Chicago brings hit after hit to Toronto

Lee Loughnane, founding member of Chicago, on stage January 31, 2012, at Toronto's Massey Hall....

Lee Loughnane, founding member of Chicago, on stage January 31, 2012, at Toronto's Massey Hall. (Stan Behal Photo/QMI Agency)

Jane Stevenson, QMI Agency

, Last Updated: 1:34 AM ET

There were horns aplenty as classic rockers Chicago, in its current nine-man configuration, played the first of two shows at Massey Hall on Tuesday night.

In fact, the animated trio of horn players - James Pankow (trombone), Walt Parazaider (woodwinds) and Lee Loughnane (trumpet), who are all original members along with keyboardist-vocalist Robert Lamm, were front and centre for the entire lively hour-and-50-minute show.

I think it’s the first time I’ve seen a rock band put their horn players in such a prominent position at the front of the stage but then again with Chicago, who have undergone numerous personnel and sound changes - influences have ranged from experimental jazz and psychedelia and Latin to cheesy soft-pop - over the last forty-five years, it was always about the horns.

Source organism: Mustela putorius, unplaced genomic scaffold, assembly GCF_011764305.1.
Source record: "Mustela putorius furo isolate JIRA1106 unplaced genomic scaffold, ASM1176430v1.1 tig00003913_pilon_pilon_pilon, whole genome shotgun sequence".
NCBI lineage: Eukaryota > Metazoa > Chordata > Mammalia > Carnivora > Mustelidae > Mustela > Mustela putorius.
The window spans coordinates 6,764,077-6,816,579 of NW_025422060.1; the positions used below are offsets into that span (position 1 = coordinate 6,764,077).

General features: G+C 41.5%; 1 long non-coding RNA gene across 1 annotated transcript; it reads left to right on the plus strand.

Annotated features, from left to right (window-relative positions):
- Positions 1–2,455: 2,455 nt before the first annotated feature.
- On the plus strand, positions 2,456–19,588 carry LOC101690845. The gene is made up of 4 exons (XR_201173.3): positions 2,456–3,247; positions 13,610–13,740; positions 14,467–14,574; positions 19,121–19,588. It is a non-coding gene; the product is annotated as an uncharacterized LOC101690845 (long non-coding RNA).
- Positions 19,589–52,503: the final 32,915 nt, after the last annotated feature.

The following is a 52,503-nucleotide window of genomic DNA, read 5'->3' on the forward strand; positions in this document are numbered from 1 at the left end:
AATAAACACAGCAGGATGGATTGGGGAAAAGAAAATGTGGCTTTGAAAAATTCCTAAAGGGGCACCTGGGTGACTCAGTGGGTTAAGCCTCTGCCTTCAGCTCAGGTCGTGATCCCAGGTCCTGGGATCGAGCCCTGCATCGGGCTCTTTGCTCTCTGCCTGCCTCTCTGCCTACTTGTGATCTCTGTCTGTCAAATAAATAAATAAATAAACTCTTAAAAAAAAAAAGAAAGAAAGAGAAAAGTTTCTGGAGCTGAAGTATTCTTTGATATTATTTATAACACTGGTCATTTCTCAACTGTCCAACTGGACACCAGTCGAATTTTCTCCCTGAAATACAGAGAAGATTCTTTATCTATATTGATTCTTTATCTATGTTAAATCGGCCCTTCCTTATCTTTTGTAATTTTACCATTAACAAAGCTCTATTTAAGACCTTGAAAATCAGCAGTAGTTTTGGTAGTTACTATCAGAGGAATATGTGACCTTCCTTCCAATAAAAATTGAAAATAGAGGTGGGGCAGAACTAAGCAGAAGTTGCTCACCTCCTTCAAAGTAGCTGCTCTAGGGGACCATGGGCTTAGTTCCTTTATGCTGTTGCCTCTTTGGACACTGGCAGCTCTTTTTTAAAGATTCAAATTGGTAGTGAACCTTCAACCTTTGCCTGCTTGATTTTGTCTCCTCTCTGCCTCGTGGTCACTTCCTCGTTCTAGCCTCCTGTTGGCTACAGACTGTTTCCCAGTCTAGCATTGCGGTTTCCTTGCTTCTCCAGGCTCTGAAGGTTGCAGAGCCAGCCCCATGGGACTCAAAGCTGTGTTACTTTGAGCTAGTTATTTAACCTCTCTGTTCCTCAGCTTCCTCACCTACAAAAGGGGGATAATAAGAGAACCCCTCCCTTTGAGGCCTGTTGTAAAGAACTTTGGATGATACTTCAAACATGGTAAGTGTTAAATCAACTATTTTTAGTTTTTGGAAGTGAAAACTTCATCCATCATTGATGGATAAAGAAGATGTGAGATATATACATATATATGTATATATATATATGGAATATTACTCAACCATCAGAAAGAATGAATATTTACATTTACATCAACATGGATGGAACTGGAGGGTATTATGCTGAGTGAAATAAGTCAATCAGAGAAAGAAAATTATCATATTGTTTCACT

It turns out for good reason.

Pankow, in particular, is an amazing showman and physical player, roaming the stage and playing the trombone like an electric guitarist would with his instrument while Parazaider was also a showy player, right down to his lightning bolt socks which he often displayed.

It was no wonder than Lamm introduced Pankow and Prazaider as “the backbone and the heart of the horn section,” respectively.

They genuinely seemed to be having a good time up there which is more than you can say about a lot of groups who have been making music as long as they have.

“It’s a real treat to be in your beautiful city,” said Pankow about half-way into the show. “We’re long overdue for a tour of Canada.”

Opening the evening with Make Me Smile, it was pretty much hit after big hit from the ‘60s, ‘70s and ‘80s for the rest of the night with the audience often joining in by clapping or singing along.

The crowd even occasionally stood up when the song called for it like during the upbeat Dialogue Part 1 and 2, the anthemic I’m A Man - with plenty of cowbell by Pankow and Loughlene and a percussion and drum solo by Drew Hester and Tris Imboden, respectively - the uber-hit Saturday In The Park, Feeling Stronger Every Day, or the blistering show-enders Free and 25 or 6 to 4.

Lead vocals were a shared operation between Lamm, Loughnane, second keyboardist Lou Pardini, guitarist Keith Howland, and bassist Jason Scheff, the latter who took over for Peter Cetera when he left Chicago in 1985.

Other highlights were too many to mention but if I have to I’d single out Colour My World, Does Anybody Know What Time It Is, Old Days, If You Leave Me Now, (I’ve Been Searchin’) So Long, Hard Habit To Break, You’re The Inspiration, Beginnings, Just You N’ Me, and Hard To Say I’m Sorry.

Needless to say some were definitely guilty pleasures more than others.

Chicago returns to play Massey Hall on Feb. 4.


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